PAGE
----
Kansas sheriff's executive says arrests offensive

9/24/2013

WICHITA (AP) — A southwest Kansas sheriff's arrest a week ago made him the third sheriff in less than two years to potentially face criminal charges, a statistic that disappoints his counterparts in counties across the state, according to the head of the Kansas Sheriffs Association.

WICHITA (AP) — A southwest Kansas sheriff's arrest a week ago made him the third sheriff in less than two years to potentially face criminal charges, a statistic that disappoints his counterparts in counties across the state, according to the head of the Kansas Sheriffs Association.

"It's offensive to every sheriff, and it should be," Sandy Horton told The Wichita Eagle.

Hamilton County Sheriff Richard Garza was arrested early Sept. 15 on suspicion of aggravated assault. The Kansas Bureau of Investigation and a special prosecutor, Scott County Attorney John Shirley, are investigating the incident.

Shirley told The Associated Press last week the incident involving Sheriff Richard Garza was a "family matter" and that there was no physical violence. He said he hadn't decided whether to file charges.

Even without charges, Horton called incidents like Garza's "offensive."

"A sheriff's not above the law," Horton said. "They're charged to enforce the law. If there's a violation, they are subject to all the punishments and everything that falls within that."

Garza's case comes after the January 2012 arrest of Rooks County Sheriff Randy Axelson on drug charges and felony obstruction charges earlier this year against Franklin County Sheriff Jeff Curry and a top deputy.

Axelson pleaded guilty to four counts of distribution of methamphetamine and was sentenced to slightly more than four years in prison.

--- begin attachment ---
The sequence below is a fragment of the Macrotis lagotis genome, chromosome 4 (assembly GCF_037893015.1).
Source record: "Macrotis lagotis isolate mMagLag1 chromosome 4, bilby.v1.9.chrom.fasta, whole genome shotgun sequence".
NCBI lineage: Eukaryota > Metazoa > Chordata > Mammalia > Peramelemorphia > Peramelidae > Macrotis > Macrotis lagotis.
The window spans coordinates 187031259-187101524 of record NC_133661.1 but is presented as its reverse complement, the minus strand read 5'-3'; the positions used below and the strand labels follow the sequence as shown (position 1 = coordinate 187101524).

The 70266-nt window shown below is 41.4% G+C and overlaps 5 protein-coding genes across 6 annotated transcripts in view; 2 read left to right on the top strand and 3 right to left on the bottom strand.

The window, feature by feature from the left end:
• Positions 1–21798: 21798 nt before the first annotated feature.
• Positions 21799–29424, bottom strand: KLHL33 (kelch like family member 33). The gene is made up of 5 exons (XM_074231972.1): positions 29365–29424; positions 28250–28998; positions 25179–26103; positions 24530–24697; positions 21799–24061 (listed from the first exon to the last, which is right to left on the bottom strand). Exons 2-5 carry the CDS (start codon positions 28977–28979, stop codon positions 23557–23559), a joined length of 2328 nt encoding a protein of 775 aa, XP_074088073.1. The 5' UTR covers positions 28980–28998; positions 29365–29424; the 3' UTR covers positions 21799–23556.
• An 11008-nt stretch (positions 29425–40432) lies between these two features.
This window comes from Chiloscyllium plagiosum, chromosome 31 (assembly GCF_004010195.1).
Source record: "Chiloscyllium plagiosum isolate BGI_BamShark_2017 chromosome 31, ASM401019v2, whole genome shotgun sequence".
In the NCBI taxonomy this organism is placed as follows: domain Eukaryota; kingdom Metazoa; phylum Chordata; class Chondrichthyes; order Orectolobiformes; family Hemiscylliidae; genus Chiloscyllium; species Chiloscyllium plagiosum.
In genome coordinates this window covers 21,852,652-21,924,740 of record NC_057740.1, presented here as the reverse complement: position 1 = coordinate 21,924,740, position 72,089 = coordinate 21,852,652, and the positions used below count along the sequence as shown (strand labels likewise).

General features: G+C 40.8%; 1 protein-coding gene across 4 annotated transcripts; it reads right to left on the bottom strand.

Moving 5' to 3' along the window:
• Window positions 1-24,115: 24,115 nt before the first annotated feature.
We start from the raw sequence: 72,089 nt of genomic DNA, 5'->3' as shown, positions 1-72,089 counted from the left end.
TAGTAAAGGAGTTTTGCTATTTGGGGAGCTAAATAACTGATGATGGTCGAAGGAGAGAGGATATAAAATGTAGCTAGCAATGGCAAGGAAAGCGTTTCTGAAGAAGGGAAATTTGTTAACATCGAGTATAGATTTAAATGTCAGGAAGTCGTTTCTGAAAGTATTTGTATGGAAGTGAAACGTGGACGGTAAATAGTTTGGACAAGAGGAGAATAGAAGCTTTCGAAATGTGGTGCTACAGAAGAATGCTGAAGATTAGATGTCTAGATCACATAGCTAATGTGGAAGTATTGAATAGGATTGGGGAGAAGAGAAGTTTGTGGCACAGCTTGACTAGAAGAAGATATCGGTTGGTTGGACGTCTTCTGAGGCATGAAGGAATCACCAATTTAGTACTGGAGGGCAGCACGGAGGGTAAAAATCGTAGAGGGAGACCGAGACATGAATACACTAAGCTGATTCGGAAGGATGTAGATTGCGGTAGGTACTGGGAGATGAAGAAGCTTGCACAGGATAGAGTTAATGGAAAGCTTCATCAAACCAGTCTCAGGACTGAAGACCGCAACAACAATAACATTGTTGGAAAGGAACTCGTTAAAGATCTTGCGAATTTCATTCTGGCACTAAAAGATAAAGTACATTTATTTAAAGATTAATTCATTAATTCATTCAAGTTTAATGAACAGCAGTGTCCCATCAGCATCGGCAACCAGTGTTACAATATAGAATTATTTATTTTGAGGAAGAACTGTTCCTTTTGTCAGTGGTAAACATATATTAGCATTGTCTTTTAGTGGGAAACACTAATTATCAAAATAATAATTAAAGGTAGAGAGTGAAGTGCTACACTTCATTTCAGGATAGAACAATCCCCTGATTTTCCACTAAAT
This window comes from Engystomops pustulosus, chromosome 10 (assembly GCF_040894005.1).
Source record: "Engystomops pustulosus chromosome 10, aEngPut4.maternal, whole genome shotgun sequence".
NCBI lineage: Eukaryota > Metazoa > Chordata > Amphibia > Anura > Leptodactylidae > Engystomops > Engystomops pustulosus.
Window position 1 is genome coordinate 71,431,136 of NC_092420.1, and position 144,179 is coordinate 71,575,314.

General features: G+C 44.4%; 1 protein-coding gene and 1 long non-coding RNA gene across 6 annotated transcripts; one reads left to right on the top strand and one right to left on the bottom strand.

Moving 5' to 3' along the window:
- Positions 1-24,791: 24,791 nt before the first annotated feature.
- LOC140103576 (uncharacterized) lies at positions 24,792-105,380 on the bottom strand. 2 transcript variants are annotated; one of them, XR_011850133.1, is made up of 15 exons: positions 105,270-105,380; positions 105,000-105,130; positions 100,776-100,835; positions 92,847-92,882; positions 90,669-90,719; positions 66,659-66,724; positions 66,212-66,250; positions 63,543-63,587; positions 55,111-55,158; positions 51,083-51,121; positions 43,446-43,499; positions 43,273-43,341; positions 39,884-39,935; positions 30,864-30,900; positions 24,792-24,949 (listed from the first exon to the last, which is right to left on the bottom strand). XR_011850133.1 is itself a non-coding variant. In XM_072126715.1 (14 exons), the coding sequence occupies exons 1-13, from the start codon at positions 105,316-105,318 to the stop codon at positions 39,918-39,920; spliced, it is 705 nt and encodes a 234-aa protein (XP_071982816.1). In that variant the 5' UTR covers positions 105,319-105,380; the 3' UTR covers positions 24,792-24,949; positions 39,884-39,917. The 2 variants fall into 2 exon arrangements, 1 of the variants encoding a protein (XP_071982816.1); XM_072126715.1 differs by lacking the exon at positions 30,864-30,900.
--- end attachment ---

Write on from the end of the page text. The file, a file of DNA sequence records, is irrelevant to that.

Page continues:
Curry, who also was charged with misdemeanor official misconduct, resigned and entered a diversion program under which charges against him will be dropped once he completes it. He also agreed to give up his Kansas law enforcement certification for the rest of his life.

His deputy also resigned and relinquished his state law enforcement certification.

"Integrity is a huge thing," Horton said. "We've got a lot of fine people out there serving in the office of sheriff, and they share in the disappointment."

It's not always the arrest of a law enforcement officer that gets the public's attention, Sedgwick County Sheriff Jeff Easter said.

"What's more important is how those cases are addressed," Easter said. "If they're just kind of shoved under the carpet and nothing's really looked at, that really erodes public trust."

Four of Easter's deputies have been arrested on suspicion of criminal activity since he took office late last year, which Easter recently described as "very frustrating."

"I don't get it," he said. "We're sworn to uphold the law, not break the law."

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